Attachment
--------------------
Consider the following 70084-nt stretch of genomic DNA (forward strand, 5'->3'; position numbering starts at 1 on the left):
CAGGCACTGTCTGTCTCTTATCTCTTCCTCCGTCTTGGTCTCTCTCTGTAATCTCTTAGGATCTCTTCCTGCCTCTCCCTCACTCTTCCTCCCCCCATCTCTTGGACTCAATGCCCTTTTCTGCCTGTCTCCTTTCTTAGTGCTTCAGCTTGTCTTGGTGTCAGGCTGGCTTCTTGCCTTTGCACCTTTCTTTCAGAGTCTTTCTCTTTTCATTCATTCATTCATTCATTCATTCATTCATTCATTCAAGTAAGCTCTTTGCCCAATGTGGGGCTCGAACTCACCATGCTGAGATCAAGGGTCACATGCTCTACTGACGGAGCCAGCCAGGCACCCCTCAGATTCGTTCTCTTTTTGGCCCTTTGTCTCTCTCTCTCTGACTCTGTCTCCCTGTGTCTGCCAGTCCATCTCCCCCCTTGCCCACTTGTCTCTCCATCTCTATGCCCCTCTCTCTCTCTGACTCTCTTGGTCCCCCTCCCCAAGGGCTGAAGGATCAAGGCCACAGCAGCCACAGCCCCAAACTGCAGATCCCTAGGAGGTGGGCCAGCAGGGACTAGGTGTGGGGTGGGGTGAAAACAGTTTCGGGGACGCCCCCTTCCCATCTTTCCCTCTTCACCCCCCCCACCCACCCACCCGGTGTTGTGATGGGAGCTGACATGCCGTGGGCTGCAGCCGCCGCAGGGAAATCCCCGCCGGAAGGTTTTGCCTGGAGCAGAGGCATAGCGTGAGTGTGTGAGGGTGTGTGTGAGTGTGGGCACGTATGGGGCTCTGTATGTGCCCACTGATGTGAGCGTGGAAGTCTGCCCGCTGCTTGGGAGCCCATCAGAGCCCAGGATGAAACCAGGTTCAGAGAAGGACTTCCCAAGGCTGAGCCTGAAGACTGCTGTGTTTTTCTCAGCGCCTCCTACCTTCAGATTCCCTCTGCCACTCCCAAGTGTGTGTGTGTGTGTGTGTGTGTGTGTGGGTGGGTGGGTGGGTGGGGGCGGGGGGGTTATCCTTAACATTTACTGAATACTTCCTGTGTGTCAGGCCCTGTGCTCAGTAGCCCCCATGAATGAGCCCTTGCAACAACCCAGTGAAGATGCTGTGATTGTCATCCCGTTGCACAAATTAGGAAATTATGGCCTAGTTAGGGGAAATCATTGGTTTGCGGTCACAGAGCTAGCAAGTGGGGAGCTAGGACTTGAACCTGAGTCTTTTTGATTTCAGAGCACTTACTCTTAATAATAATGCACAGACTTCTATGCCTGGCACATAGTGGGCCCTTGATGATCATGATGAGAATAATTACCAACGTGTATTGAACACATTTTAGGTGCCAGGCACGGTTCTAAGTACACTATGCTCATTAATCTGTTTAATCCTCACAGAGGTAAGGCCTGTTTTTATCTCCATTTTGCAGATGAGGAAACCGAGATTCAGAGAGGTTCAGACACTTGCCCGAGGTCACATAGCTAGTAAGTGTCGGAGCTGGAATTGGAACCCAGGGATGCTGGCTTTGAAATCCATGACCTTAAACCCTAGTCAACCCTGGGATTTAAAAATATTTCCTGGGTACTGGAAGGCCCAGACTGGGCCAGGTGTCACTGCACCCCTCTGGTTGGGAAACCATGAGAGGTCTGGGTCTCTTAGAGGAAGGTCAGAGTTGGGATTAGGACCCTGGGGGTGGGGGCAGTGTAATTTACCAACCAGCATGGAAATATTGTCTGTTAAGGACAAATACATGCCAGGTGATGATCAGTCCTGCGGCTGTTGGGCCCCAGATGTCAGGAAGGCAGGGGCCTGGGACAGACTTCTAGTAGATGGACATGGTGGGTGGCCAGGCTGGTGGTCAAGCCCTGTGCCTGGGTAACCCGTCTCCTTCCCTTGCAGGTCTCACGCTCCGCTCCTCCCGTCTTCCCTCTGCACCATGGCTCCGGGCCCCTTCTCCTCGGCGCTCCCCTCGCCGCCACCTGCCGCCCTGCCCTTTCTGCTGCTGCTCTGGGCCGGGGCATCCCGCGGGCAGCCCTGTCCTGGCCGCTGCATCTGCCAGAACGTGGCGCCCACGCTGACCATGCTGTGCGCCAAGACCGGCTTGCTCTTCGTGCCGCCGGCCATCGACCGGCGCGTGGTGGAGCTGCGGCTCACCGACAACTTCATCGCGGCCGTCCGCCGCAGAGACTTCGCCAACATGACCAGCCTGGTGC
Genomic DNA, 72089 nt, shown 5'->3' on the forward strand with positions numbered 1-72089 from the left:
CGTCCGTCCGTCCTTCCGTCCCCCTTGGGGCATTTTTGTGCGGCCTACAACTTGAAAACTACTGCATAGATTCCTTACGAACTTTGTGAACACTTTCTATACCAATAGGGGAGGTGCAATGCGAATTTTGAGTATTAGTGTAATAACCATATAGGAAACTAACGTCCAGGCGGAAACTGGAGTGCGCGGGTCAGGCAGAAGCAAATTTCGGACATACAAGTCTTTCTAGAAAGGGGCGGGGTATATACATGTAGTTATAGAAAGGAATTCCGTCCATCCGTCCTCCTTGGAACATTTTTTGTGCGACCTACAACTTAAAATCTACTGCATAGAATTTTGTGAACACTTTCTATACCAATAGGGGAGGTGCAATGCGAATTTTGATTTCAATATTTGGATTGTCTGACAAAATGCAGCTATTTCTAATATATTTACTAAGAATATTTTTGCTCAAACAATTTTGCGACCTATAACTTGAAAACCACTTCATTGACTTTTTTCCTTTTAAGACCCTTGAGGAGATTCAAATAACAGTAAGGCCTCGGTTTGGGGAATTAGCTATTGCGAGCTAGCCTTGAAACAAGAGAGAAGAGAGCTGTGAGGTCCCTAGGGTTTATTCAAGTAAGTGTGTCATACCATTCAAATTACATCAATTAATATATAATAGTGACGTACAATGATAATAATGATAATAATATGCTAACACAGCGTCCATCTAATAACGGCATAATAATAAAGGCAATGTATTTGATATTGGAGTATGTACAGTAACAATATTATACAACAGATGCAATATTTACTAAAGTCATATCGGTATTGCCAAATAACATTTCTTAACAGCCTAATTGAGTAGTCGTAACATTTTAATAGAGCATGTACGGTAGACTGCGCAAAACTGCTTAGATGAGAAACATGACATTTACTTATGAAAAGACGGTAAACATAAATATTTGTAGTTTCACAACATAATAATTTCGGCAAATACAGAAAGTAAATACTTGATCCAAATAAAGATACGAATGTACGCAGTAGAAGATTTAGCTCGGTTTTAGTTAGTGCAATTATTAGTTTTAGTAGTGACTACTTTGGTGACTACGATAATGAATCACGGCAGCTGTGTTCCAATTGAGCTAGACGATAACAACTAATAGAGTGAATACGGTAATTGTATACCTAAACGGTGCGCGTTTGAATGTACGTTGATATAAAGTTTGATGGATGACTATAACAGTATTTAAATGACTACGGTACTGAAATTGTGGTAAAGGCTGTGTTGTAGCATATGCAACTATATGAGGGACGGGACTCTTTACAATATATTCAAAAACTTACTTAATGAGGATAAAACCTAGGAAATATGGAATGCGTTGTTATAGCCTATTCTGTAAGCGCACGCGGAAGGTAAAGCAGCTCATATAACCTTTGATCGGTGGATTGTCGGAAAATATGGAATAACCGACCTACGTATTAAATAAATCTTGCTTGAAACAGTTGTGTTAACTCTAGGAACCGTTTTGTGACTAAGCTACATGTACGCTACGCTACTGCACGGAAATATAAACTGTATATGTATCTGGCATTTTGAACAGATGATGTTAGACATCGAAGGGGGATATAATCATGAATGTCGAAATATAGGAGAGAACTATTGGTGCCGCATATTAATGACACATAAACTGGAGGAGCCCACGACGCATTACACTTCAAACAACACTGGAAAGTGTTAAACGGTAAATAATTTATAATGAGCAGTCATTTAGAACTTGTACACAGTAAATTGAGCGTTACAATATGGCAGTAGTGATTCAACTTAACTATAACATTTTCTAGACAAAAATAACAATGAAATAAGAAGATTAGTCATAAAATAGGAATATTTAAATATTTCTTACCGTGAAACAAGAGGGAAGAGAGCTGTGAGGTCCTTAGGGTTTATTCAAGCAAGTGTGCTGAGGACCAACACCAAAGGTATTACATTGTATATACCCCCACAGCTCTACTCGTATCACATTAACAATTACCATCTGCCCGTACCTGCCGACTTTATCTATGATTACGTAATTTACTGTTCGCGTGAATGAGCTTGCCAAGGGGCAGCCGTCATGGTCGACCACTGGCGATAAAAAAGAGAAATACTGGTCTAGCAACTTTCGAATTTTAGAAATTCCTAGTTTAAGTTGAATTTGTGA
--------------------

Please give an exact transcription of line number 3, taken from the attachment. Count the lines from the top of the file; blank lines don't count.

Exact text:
Genomic DNA, 72089 nt, shown 5'->3' on the forward strand with positions numbered 1-72089 from the left: